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STANFORD -- According to an analysis by the Institute for Scientific Information in Philadelphia, Stanford placed in the top 10 in 17 out of 21 research fields, making it the top research university in the country.
Runners-up were Harvard, Yale, MIT, Caltech, University of California-Berkeley, University of Chicago, Cornell, Princeton and the University of Washington.
The basis for this ranking is a new and still somewhat controversial measure called citation impact, which is designed as a measure of science quality. Using its electronic database of major research journals, ISI compiles the number of times that articles published by faculty members at a given university or research institution are cited in the articles of fellow researchers. Then, to compensate for institutions' varying size, the number of citations is divided by the number of articles to obtain the average number of citations per paper.
"Citation impact is . . . a weighted measure that allows smaller producers of papers to compete fairly against larger universities that turn out reams of research reports," according to ISI.
For the purpose of this study, published in the October issue of ISI's newsletter ScienceWatch, citation impacts for the top 100 research universities in the United States were prepared in 21 different fields for the period between 1981 and 1993. The fields were agricultural sciences, astrophysics, biology and biochemistry, chemistry, clinical medicine, computer science, ecology/environment, economics and business, education, engineering, geosciences, immunology, law, materials science, mathematics, molecular biology and genetics, neuroscience, pharmacology, physics, plant and animal science, and psychology/psychiatry.
Stanford ranked in the top 10 in 17 fields. Harvard and Yale both placed in 13 fields and MIT in 12. If the top 10 of the top 10 ranking is viewed another way, by summing up an institution's individual rankings and dividing by the number of appearances, Harvard comes out on top, followed by Stanford, Princeton and the University of Chicago.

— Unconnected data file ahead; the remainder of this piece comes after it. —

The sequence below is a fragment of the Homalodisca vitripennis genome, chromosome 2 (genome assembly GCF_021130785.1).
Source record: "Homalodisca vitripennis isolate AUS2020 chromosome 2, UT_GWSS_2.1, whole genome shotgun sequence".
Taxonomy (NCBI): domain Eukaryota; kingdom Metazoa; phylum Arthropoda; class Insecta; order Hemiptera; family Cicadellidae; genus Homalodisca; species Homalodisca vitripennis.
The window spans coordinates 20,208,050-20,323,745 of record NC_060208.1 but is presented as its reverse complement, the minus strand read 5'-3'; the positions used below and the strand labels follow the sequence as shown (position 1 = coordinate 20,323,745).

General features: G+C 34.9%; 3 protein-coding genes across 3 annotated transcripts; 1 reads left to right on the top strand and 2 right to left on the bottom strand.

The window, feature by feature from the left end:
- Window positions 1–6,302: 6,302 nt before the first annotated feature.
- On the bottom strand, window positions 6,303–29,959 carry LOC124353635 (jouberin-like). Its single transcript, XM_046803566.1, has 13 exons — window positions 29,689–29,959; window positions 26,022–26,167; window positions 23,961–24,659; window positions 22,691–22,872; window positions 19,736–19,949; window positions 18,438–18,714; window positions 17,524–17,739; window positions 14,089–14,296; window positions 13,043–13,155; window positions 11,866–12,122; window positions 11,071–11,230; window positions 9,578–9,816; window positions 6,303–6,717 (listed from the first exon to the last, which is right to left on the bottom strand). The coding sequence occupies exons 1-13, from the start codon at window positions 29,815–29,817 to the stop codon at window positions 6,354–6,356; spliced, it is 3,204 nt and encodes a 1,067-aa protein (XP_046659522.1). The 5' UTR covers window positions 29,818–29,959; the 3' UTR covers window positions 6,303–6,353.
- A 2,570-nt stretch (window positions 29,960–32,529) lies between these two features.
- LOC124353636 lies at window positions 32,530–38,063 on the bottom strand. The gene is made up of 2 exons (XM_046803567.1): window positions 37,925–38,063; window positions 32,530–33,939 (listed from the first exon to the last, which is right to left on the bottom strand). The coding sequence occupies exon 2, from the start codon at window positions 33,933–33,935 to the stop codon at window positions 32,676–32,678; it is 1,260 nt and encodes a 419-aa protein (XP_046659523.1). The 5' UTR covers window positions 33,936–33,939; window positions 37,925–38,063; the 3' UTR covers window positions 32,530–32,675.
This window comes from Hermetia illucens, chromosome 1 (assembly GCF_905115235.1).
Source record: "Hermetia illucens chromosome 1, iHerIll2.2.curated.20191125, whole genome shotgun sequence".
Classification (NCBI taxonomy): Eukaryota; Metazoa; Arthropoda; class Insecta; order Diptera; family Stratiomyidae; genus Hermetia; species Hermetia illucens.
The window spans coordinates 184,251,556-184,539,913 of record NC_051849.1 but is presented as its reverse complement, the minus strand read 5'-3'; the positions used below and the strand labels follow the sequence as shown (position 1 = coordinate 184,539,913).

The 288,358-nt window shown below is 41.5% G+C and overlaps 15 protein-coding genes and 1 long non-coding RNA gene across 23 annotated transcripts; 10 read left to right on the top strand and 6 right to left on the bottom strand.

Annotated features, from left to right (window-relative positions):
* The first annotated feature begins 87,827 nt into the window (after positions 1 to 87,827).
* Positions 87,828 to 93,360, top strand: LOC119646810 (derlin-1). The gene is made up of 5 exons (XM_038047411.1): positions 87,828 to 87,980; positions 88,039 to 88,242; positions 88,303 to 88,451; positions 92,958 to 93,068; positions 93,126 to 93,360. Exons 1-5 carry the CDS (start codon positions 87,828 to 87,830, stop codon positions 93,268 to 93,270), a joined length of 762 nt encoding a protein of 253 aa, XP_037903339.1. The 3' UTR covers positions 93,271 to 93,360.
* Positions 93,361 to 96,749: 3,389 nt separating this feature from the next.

The following table lists the fields with Stanford's ranking:
According to ISI analyst David Pendlebury, there is generally no significant difference between adjacent rankings - first and second, second and third, etc. - however, the difference is significant between ranks of one to 10 and 11 to 20.
Citation analysis has been used in the past as an objective measure of the quality of individual research papers or the contributions of individual scientists. In the last few years, however, ISI has extended this to assess individual institutions. Its efforts have been controversial, particularly when the rankings have elevated some universities unexpectedly or when those with strong reputations in certain fields place lower than expected.
ISI has taken several precautions to guard against conditions that might skew its analysis. To guard against the possibility that a small number of particularly heavily cited papers at a small university might boost its citation impact unduly, for example, ISI only ranked universities that produced more than a set number of papers in each field. Only institutions that produced more than 250 papers in ecology/environment or more than 1,000 papers in physics or chemistry were included.
"Citation analysis is just one measure of research quality, and shouldn't be looked at in isolation," says Pendlebury. "Several studies have shown that it has about a 60 or 70 percent correlation with ratings of peer esteem."
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